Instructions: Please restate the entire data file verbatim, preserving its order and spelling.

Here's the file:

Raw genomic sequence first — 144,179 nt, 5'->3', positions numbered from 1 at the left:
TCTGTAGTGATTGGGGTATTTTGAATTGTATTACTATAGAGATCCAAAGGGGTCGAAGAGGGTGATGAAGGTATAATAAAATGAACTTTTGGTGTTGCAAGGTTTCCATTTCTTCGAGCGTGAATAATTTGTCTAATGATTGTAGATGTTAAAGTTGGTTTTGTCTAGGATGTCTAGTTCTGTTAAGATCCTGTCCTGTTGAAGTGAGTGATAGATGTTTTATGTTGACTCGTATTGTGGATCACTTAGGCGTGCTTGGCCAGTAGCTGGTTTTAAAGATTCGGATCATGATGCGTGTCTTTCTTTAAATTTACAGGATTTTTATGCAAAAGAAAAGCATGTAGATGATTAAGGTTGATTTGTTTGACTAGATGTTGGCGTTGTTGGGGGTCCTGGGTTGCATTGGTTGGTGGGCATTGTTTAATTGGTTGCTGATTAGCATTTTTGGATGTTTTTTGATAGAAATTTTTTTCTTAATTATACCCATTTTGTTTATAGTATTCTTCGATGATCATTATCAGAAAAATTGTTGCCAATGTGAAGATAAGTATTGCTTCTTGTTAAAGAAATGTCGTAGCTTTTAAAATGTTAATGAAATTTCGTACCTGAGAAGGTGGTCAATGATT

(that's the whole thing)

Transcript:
Raw genomic sequence first — 144,179 nt, 5'->3', positions numbered from 1 at the left:
TCTGTAGTGATTGGGGTATTTTGAATTGTATTACTATAGAGATCCAAAGGGGTCGAAGAGGGTGATGAAGGTATAATAAAATGAACTTTTGGTGTTGCAAGGTTTCCATTTCTTCGAGCGTGAATAATTTGTCTAATGATTGTAGATGTTAAAGTTGGTTTTGTCTAGGATGTCTAGTTCTGTTAAGATCCTGTCCTGTTGAAGTGAGTGATAGATGTTTTATGTTGACTCGTATTGTGGATCACTTAGGCGTGCTTGGCCAGTAGCTGGTTTTAAAGATTCGGATCATGATGCGTGTCTTTCTTTAAATTTACAGGATTTTTATGCAAAAGAAAAGCATGTAGATGATTAAGGTTGATTTGTTTGACTAGATGTTGGCGTTGTTGGGGGTCCTGGGTTGCATTGGTTGGTGGGCATTGTTTAATTGGTTGCTGATTAGCATTTTTGGATGTTTTTTGATAGAAATTTTTTTCTTAATTATACCCATTTTGTTTATAGTATTCTTCGATGATCATTATCAGAAAAATTGTTGCCAATGTGAAGATAAGTATTGCTTCTTGTTAAAGAAATGTCGTAGCTTTTAAAATGTTAATGAAATTTCGTACCTGAGAAGGTGGTCAATGATT